Monthly Archives: February 2011

Film Response for March 7: The Red, The White, or Daises

For your second blog assignment, please compose and entry on either The Red and the White or on Daisies which were prominent films during our class discussion on Eastern European cinema today. Your blog post on either film is due … Continue reading

Posted in Announcement, Film Response 03/07 | Tagged , , , , , | 6 Comments

The Icon, The Trend Setter, The Exorcist…

William Friedkin’s 1973 production of The Exorcist is an iconic horror film whose use of new, racier subject matter exemplifies the meaning of New Hollywood.  From the shadowy figure of the priest to young Regan McNeil, played by Linda Blair, … Continue reading

Posted in Film Response 02/23, Uncategorized | Comments Off on The Icon, The Trend Setter, The Exorcist…

Sweet Sweetback’s Baadasssss Song

The 1971 blaxploitation film “Sweet Sweetback’s Baadasssss Song”, dir. Melvin Van Peebles, opens with a shocking scene of a woman having sex with a young boy. The prominent theme of gritty sexuality is explicitly made clear very early on. The … Continue reading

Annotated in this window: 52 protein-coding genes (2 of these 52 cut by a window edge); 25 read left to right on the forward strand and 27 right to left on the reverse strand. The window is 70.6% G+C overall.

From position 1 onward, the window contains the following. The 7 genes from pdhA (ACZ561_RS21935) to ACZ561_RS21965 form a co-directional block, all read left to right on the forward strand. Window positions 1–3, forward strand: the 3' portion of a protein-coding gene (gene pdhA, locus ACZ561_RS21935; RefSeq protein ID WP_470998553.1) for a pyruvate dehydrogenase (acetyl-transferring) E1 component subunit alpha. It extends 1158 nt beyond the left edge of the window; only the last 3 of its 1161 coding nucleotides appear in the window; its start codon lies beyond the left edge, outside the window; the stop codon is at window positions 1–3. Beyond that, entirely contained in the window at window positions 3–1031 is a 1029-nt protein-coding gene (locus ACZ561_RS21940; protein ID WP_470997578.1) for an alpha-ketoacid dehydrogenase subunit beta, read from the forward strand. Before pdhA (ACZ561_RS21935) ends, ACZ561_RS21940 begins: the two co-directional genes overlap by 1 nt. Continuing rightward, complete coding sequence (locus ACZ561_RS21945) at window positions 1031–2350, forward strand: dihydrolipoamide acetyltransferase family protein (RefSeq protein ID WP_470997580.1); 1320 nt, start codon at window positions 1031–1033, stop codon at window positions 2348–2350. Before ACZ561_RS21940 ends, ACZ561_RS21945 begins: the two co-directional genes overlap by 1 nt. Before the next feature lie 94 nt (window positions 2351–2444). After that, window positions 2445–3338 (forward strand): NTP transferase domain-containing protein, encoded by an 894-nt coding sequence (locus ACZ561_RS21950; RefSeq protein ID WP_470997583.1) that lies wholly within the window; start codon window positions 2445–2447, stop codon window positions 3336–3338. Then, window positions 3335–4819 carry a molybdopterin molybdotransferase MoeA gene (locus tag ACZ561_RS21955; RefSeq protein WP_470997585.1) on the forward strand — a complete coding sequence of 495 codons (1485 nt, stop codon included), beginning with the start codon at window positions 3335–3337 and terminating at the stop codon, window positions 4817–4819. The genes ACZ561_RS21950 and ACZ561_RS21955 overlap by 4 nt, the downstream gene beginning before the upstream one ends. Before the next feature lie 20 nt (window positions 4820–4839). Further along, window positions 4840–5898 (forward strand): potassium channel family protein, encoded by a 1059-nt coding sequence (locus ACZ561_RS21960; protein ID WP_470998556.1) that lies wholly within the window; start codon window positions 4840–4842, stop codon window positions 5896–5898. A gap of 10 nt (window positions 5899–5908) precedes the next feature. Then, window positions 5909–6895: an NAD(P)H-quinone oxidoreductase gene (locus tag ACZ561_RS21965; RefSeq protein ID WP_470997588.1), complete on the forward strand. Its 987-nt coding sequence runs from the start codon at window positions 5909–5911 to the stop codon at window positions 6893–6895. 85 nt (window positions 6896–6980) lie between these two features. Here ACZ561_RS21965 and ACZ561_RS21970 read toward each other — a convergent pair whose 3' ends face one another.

Posted in Film Response 02/23 | 2 Comments

Sidney Lumet’s Dog Day Afternoon

Dog Day Afternoon is a 1975 film directed by Sidney Lumet that starred Al Pacino and John Cazale. Distributed by Warner Bros., the film tells the story of two men, Sonny and Sal, who decide to rob a bank on … Continue reading

Posted in Film Response 02/23, Uncategorized | Comments Off on Sidney Lumet’s Dog Day Afternoon

Dog Day Afternoon

 For my new Hollywood film, I chose Dog Day Afternoon, starring Al Pacino.  The New Hollywood “movement” of films was a real breakthrough for films.  For the first time films were presented with wider framing and the much better sound.  … Continue reading

Posted in Film Response 02/23, Uncategorized | 1 Comment

Chinatown (1974)

Chinatown is a neo-noir film, meaning its a modern genre of the classic film noirs. It was made in the midst of what is referred to as the American New Wave (New Hollywood). This period began in the mid to … Continue reading